When Will I Be Loved

"Good"

When Will I Be Loved Review


Neve Campbell's performance as Vera, a poor scheming rich girl, in When Will I Be Loved is probably her best ever. The shock of watching her isn't that Campbell does anything particularly different with her manner, voice, or body (apart from appearing naked), but that her recessive chirpiness is shaped into something expressive yet mysterious. She seems to be going through the movie one scene at a time, taking everything in while refusing to let her face betray what will happen next (even if nothing much happens). Vera is essentially a flintier, less likable version of the expert manipulator and sexpot Campbell played in Wild Things.

Wild Things, it should be noted, is more successful at exploitation than Loved is at provocation, despite the superior Campbell performance and director James Toback's best efforts. The central story of Loved, in fact, would've taken up about 45 seconds of that Florida twistathon: Campbell's hustler of a boyfriend Ford (Fred Weller) tries to pimp her out to Count Tommaso (Dominic Chianese), "the Italian media mogul," as at least one character helpfully notes. That's as much as can be revealed without summarizing the entire breezy 80 minutes.

I can reveal, however, that Toback (Two Girls and a Guy) wants to impose his own story on what should be Vera's. You might call this artistic vision, if Toback's story didn't involve so many inexplicable lesbian flings and foursomes.

He also takes his time, cutting back and forth between what seem like the separate stories of Ford and Vera for at least half an hour before the central plot starts to emerge. This allows time not just for several pointless sex scenes, but for Ford to yammer on and convince us, before we ever see him with Vera, of the implausibility of their relationship. The mismatch is so flagrant and intrusive that Count Tommaso must awkwardly ask Vera about it later in the film, prompting an equally awkward and unconvincing answer (this may be intentional, but it doesn't give their relationship any depth). Weller (The Shape of Things) is an insistent actor, and does what he can, but Ford is so transparently, slickly idiotic that it's tough to accept him as part of Vera's life (he's like Toback's surrogate in the movie: a piece that might fit if he knew when to keep quiet).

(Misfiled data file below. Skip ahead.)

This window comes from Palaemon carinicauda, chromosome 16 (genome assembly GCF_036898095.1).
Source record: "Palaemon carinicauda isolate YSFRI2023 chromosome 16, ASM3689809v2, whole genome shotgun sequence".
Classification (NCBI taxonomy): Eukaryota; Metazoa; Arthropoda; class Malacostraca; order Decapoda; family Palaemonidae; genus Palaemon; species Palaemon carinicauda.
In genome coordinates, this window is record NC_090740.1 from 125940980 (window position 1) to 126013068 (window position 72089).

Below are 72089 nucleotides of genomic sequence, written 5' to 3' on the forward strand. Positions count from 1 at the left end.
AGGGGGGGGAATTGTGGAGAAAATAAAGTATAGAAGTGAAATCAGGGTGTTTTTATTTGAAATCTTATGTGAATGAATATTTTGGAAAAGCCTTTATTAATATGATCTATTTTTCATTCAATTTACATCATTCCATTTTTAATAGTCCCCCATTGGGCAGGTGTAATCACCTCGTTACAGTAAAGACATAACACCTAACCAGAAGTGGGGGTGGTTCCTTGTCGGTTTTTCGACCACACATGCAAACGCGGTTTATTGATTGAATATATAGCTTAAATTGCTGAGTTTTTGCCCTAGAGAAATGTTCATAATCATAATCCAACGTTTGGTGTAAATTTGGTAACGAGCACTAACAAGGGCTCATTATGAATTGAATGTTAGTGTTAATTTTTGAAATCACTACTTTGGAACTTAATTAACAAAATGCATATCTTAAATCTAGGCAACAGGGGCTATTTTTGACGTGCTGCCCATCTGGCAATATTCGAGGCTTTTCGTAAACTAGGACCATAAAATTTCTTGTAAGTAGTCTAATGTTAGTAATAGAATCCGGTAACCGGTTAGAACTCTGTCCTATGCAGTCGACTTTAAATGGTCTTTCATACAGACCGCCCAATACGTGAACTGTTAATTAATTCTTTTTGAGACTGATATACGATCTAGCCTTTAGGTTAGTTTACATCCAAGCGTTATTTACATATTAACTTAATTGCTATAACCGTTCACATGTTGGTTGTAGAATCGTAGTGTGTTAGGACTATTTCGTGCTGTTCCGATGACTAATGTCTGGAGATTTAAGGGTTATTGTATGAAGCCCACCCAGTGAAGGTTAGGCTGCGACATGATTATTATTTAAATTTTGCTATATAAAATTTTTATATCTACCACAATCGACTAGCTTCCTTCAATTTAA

Even if these early segments undermine later drama, some of them work, running on New York City immediacy--the city manages to look realistic even as it's bathed in golden light. In short, Toback should be credited for the fact that the rambling is only occasionally tedious. He sends his camera on long, roving takes, and when he finally throws in some back-and-forth cutting, it's for a terrific scene between Campbell and Chianese in which Vera coolly asks and answers questions, assesseing their situation and maybe the entire movie. Why the architect of such a scene would insist on then including a sequence where Count's handlers negotiate with a writer about a magazine profile is, like Vera, difficult to understand. Unlike Vera, it's not a fascinating question mark. Toback's devotion to such an inclusive view made me think -- but mostly of how much he must've liked She Hate Me.

With its New York glow, New York sidewalk digressions, and universal bookending shower scenes, Toback has synthesized second-tier Woody Allen, second-tier Spike Lee, and second-tier softcore porn (well, maybe first-tier; Campbell is relatively famous) into something both watchably larkish and disappointing. It doesn't announce Neve Campbell's transformation into a stunning actress -- but it does make clear that she's ready to be used by a better director.